NHL lockout: it's all about timing
Friday, February 18, 2005
I have never understood the fixation of professional sports. I follow no teams, I have no sport heroes to worship, I have no interest to know why the NHL is on strike.
In fact, sports are not about sports, they are about entertainment and they are about money.
We all know that is not about the fans, as players claim. Being a role model must be tiring and probably impossible, by today's standards.
Professional sports are about hard core entertainment - In the times of antiquity, professional sportmen were called gladiators - Minus the forced fighting, plus the millions of dollars, of course.
Also, professional TV transmitted events are less bloody than they probably were two thousand years ago - But, we are not too far off: anyone recall "The Ultimate Fighting Championships"? BTW, I could have taken Gracie
Anyway, just because I don't like to watch professional players playing, it doesn't mean that they are not important to the economy.
Professional sport leagues are big business. So, having a cancelled NHL season is no laughing matter. Take aside the under paid players (yes, they deserved all the inflated salaries they receive), and the under earning owners (they also deserve all the revenues from their investments), the real victim is the invisible economy.
We have thousands of unemployed "hockey" workers: hockey commentators, hotdog vendors, big foam finger makers, bar owners, beer makers. I mean, I know a few people that really like that hockey stuff (or basketball, or football).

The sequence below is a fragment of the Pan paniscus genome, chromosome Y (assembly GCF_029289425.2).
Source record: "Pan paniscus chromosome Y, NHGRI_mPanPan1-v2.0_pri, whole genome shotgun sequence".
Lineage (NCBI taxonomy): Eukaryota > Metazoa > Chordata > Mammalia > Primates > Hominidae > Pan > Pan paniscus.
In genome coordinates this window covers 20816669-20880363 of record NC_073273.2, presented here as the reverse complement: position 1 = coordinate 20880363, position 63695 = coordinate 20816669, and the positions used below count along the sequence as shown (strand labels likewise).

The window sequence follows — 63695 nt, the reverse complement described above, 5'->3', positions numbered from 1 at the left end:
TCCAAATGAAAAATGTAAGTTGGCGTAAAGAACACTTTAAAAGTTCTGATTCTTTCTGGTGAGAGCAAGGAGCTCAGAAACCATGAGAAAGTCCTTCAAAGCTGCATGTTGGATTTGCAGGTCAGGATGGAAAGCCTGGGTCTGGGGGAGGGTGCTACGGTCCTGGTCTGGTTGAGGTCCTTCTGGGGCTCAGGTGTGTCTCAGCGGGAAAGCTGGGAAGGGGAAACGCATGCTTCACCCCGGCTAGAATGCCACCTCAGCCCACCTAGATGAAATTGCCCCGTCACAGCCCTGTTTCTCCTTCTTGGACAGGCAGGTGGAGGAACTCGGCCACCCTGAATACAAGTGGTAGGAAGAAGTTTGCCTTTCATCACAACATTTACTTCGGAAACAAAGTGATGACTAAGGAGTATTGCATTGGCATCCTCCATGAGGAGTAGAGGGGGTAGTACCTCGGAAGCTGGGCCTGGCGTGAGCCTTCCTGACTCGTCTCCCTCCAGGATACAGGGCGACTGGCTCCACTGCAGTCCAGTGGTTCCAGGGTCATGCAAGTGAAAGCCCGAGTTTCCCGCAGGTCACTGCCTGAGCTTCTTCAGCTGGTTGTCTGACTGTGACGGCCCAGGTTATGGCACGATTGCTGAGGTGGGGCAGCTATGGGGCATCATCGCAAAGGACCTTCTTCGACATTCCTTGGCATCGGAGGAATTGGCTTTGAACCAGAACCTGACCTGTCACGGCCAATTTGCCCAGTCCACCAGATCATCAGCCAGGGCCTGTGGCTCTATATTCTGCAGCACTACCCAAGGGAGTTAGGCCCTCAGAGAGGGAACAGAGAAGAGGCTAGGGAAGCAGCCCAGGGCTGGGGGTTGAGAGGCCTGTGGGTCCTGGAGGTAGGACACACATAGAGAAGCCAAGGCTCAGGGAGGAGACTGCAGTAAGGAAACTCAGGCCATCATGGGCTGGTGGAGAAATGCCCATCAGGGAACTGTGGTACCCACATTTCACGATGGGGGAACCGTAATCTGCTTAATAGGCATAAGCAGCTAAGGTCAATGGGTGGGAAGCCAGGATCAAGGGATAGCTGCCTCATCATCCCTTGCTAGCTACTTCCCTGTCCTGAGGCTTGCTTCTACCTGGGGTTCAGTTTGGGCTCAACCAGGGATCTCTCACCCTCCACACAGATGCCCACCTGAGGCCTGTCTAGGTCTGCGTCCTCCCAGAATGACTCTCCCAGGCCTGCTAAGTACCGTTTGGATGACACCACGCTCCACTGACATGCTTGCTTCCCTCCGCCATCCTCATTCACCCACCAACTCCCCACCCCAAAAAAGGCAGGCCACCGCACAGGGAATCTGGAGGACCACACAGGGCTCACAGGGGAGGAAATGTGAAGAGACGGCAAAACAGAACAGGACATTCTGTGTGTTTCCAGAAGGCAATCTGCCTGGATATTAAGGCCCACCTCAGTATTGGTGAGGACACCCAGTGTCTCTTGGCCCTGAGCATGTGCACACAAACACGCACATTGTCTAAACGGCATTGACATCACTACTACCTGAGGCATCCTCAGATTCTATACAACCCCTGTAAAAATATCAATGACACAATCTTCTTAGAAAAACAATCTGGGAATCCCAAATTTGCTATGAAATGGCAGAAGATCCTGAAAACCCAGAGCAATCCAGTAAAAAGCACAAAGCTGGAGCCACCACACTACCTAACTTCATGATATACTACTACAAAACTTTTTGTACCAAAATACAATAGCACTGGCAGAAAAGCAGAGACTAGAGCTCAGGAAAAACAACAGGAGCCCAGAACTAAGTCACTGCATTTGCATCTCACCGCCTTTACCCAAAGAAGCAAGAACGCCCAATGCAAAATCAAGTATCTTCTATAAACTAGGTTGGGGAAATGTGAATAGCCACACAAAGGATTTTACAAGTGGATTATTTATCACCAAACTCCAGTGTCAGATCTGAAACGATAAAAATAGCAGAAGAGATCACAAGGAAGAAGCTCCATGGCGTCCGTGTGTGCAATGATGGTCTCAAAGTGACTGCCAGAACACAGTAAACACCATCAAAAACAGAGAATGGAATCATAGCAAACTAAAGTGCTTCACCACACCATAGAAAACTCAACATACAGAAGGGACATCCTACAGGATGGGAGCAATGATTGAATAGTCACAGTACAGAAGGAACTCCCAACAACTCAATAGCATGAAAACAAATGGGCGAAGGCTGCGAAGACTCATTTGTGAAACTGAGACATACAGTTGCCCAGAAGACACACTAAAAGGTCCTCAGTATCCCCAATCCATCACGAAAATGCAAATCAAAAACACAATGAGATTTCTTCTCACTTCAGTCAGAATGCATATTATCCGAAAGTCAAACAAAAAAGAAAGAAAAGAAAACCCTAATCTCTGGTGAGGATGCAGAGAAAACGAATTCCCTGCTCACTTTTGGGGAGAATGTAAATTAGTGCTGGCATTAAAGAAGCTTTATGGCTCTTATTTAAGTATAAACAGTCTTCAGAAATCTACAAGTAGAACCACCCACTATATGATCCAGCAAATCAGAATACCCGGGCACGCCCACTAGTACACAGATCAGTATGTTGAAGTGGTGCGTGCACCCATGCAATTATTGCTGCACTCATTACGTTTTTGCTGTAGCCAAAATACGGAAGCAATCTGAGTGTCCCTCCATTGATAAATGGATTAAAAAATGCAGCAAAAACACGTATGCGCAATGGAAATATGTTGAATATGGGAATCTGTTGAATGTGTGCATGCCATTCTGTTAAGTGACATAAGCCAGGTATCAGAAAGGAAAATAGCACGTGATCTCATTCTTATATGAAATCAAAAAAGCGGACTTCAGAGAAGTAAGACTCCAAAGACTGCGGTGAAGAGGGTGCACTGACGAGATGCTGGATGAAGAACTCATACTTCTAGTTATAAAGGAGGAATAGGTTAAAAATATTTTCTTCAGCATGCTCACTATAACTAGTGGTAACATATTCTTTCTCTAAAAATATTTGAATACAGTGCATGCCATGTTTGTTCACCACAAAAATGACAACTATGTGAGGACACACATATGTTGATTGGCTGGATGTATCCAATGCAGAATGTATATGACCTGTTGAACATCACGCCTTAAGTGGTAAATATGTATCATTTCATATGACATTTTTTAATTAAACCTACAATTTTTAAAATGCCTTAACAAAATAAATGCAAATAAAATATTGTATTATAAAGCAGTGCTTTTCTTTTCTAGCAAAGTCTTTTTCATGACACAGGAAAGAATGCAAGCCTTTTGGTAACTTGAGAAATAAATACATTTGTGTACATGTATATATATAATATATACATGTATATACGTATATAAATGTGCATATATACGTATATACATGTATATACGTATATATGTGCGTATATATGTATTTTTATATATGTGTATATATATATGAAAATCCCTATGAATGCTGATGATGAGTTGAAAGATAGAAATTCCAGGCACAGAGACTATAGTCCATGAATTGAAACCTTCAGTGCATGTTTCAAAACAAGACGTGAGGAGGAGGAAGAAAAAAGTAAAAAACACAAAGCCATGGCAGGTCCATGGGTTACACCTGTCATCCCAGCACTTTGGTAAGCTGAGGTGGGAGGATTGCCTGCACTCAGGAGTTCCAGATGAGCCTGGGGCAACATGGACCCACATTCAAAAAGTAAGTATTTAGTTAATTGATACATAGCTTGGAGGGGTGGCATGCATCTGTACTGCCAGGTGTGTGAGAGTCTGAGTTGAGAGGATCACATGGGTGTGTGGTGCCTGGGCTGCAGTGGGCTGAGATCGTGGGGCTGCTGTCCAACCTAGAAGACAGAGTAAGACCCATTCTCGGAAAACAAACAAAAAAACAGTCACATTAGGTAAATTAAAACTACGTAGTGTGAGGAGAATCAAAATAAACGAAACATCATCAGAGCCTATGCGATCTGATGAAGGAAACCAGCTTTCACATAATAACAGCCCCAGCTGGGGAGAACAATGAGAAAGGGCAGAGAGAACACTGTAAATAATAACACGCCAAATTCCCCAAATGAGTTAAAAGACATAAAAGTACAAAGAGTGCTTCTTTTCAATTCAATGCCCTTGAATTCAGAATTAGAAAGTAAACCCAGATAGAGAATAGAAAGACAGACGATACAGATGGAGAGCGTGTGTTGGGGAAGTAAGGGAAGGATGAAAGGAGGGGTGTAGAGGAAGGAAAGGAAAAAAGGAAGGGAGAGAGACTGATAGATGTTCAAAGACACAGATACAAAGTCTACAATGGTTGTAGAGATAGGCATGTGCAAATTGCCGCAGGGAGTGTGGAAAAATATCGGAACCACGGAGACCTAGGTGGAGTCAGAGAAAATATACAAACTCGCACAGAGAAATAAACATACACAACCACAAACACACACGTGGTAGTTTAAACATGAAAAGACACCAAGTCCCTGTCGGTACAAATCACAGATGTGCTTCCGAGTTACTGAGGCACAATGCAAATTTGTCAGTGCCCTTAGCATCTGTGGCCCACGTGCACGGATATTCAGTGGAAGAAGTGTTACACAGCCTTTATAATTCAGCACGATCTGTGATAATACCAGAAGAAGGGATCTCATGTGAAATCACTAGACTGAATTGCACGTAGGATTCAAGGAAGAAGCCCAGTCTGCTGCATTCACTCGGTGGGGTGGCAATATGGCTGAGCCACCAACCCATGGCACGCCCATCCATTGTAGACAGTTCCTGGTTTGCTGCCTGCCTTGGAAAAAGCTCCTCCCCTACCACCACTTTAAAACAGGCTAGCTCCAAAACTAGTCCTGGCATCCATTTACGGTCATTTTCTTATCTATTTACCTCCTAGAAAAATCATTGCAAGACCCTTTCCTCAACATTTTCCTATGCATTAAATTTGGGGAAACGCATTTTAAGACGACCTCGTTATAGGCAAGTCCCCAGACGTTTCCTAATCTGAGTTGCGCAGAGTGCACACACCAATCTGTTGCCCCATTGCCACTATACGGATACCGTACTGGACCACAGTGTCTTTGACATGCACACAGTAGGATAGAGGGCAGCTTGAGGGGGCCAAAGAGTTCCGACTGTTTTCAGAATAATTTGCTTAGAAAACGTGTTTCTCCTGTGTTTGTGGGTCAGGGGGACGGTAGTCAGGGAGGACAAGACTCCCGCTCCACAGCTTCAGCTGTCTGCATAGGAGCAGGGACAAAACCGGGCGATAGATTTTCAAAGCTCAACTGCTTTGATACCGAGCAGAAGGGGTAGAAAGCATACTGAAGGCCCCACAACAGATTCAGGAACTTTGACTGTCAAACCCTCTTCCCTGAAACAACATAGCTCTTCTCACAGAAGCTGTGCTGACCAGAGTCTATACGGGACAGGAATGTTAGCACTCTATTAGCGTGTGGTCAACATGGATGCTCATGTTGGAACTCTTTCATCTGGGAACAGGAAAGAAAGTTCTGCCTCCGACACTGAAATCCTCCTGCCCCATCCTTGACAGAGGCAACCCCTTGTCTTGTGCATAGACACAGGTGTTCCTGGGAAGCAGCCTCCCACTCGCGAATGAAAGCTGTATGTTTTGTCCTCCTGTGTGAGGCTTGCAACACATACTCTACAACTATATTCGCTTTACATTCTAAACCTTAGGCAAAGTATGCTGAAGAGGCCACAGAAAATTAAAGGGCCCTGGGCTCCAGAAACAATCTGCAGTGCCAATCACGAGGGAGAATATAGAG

It's not all sadness, though.
I'm an optimist, almost to a fault. Instead of thinking how much money is being lost because of a hockey lockout, we should be concentrating on all those people that have nothing to watch, or do, or sell.
It's reinvention time. If I were part of the other professional sport leagues (which I'm not), I'd be pressuring my boss (if I had one) to do something about all those empty minds having no where to turn, no steroid pumped humanoid specimens to worship, no beer to drink, no stats to follow.
It's strategy time: how can all the other professional leagues/corporations steal away all those fans from the NHL? How can all those hockey centered companies reinvent themselves to serve another sport in two weeks notice.
It's guerrilla marketing/management/economics. In a changing world, we must be agile and lean to succeed; the execution must be flawless; and the sense of urgency must be cherished by all. They must act as if this fiscal year is the last one. Sun-Tzu wrote:
"On death ground,
Of the situation"
It doesn't require a big stretch of the imagination to see how this applies to the idle NHL dependent industry.
So, the NHL lockout is a good thing. The possibilities are endless, and the timing for competition and reinvention is perfect - It's a win/win for all - Except for the players, and yet, it seems that as a matter of principle, they rather not earn a living exploiting what they do best: entertain the masses.